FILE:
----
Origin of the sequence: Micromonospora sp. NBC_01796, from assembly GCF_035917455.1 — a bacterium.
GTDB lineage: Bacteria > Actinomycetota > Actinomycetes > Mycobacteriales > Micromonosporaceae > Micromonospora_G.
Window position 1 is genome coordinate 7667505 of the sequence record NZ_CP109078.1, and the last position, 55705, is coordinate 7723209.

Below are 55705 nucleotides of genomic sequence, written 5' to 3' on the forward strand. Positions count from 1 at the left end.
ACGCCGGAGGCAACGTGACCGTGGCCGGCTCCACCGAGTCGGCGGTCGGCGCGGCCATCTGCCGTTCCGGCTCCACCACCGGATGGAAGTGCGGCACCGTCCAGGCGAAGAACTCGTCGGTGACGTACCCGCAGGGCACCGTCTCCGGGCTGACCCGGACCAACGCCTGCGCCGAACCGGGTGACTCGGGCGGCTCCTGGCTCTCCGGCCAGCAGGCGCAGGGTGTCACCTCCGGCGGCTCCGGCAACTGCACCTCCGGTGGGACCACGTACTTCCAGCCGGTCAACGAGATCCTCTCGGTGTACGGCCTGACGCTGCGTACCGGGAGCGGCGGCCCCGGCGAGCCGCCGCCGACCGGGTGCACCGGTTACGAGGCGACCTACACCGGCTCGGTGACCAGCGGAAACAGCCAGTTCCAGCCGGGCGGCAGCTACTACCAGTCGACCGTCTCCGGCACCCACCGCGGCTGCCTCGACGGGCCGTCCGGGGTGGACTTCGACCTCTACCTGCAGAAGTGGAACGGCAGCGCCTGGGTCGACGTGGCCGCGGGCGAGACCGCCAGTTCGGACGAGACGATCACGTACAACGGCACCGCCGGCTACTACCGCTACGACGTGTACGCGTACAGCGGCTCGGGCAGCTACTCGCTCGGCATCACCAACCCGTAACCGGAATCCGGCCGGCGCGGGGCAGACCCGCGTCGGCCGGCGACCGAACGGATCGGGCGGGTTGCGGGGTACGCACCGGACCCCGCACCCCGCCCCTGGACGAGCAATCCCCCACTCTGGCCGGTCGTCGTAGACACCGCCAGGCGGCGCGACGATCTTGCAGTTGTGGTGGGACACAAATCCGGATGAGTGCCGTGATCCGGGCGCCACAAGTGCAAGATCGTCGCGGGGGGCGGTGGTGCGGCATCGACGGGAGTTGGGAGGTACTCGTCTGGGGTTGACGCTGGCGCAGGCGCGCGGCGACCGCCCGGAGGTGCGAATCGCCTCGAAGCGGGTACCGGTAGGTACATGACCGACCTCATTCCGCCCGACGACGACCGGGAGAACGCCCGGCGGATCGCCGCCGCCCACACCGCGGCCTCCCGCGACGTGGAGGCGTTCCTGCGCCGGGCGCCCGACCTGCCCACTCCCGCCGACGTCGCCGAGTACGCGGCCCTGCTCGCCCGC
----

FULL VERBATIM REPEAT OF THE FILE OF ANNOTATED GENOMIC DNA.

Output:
Origin of the sequence: Micromonospora sp. NBC_01796, from assembly GCF_035917455.1 — a bacterium.
GTDB lineage: Bacteria > Actinomycetota > Actinomycetes > Mycobacteriales > Micromonosporaceae > Micromonospora_G.
Window position 1 is genome coordinate 7667505 of the sequence record NZ_CP109078.1, and the last position, 55705, is coordinate 7723209.

Below are 55705 nucleotides of genomic sequence, written 5' to 3' on the forward strand. Positions count from 1 at the left end.
ACGCCGGAGGCAACGTGACCGTGGCCGGCTCCACCGAGTCGGCGGTCGGCGCGGCCATCTGCCGTTCCGGCTCCACCACCGGATGGAAGTGCGGCACCGTCCAGGCGAAGAACTCGTCGGTGACGTACCCGCAGGGCACCGTCTCCGGGCTGACCCGGACCAACGCCTGCGCCGAACCGGGTGACTCGGGCGGCTCCTGGCTCTCCGGCCAGCAGGCGCAGGGTGTCACCTCCGGCGGCTCCGGCAACTGCACCTCCGGTGGGACCACGTACTTCCAGCCGGTCAACGAGATCCTCTCGGTGTACGGCCTGACGCTGCGTACCGGGAGCGGCGGCCCCGGCGAGCCGCCGCCGACCGGGTGCACCGGTTACGAGGCGACCTACACCGGCTCGGTGACCAGCGGAAACAGCCAGTTCCAGCCGGGCGGCAGCTACTACCAGTCGACCGTCTCCGGCACCCACCGCGGCTGCCTCGACGGGCCGTCCGGGGTGGACTTCGACCTCTACCTGCAGAAGTGGAACGGCAGCGCCTGGGTCGACGTGGCCGCGGGCGAGACCGCCAGTTCGGACGAGACGATCACGTACAACGGCACCGCCGGCTACTACCGCTACGACGTGTACGCGTACAGCGGCTCGGGCAGCTACTCGCTCGGCATCACCAACCCGTAACCGGAATCCGGCCGGCGCGGGGCAGACCCGCGTCGGCCGGCGACCGAACGGATCGGGCGGGTTGCGGGGTACGCACCGGACCCCGCACCCCGCCCCTGGACGAGCAATCCCCCACTCTGGCCGGTCGTCGTAGACACCGCCAGGCGGCGCGACGATCTTGCAGTTGTGGTGGGACACAAATCCGGATGAGTGCCGTGATCCGGGCGCCACAAGTGCAAGATCGTCGCGGGGGGCGGTGGTGCGGCATCGACGGGAGTTGGGAGGTACTCGTCTGGGGTTGACGCTGGCGCAGGCGCGCGGCGACCGCCCGGAGGTGCGAATCGCCTCGAAGCGGGTACCGGTAGGTACATGACCGACCTCATTCCGCCCGACGACGACCGGGAGAACGCCCGGCGGATCGCCGCCGCCCACACCGCGGCCTCCCGCGACGTGGAGGCGTTCCTGCGCCGGGCGCCCGACCTGCCCACTCCCGCCGACGTCGCCGAGTACGCGGCCCTGCTCGCCCGC